U.S. Joint Fire Science Program


Date of this Version


Document Type



Project Active ID:05-1-2-02


U.S. Government Work


Post-fire slope stabilization treatments are often prescribed for severely burned areas of a wildfire, through burned area emergency response (BAER), to reduce erosion, maintain soil productivity, protect water quality, and reduce risks to human life and property. Prescribed slope stabilization treatments can include seeding of cereal grains or grasses, fertilization, mulching, and installation of physical barriers across slope contours (e.g., contour-felled logs and straw wattles). Seeding and fertilization treatments have been proposed following several high severity wildfires in the Pacific Northwest. These treatments are designed to reduce erosion by supplementing native vegetation recovery with additional populations of fast-growing species (seeding) and increasing productivity (fertilizing).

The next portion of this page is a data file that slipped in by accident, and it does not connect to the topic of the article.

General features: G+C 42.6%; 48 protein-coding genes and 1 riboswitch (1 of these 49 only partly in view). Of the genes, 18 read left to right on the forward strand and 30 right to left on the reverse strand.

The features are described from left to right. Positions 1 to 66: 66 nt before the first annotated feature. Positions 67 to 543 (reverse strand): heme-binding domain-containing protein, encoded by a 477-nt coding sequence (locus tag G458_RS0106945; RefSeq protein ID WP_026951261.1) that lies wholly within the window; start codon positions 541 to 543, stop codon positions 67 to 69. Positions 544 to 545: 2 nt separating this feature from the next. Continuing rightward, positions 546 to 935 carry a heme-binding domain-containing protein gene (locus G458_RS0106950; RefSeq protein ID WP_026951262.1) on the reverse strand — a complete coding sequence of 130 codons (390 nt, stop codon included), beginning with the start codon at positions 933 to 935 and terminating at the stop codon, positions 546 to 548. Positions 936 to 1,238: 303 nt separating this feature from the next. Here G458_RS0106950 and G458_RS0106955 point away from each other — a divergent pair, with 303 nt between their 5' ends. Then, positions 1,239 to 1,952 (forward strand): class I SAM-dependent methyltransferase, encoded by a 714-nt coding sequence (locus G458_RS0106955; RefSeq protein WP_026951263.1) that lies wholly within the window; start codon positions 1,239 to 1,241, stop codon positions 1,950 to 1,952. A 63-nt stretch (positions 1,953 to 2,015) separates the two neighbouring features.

Despite the widespread use of post-fire slope stabilization treatments, and rapidly increasing costs of treatment with more frequent large and severe wildfires, there is little data establishing the general effectiveness of many commonly used treatments, especially in coniferous forests (Robichaud 2000, Beyers 2004). Effectiveness monitoring is often informal and the results are not widely reported. Additionally, some treatments may interfere with natural vegetation recovery or introduce exotic species (Beyers 2004, Keeley 2004, Kruse et al. 2004). Experimental and observational studies are needed for testing the effectiveness of new, innovative treatments, while science-based effectiveness monitoring plans are needed to assess the variability in treatment effectiveness across time and space. In response to Joint Fire Sciences AFP 2005-1, Task 2, we undertook a two-year study of BAER soil stabilization treatments that assessed 1) the relative efficacy of seeding and fertilizing treatments for providing protective soil cover (live plant and litter cover), and 2) the effects of soil stabilization treatments on post-fire vegetation dynamics, including native vegetation recovery and weed population dynamics.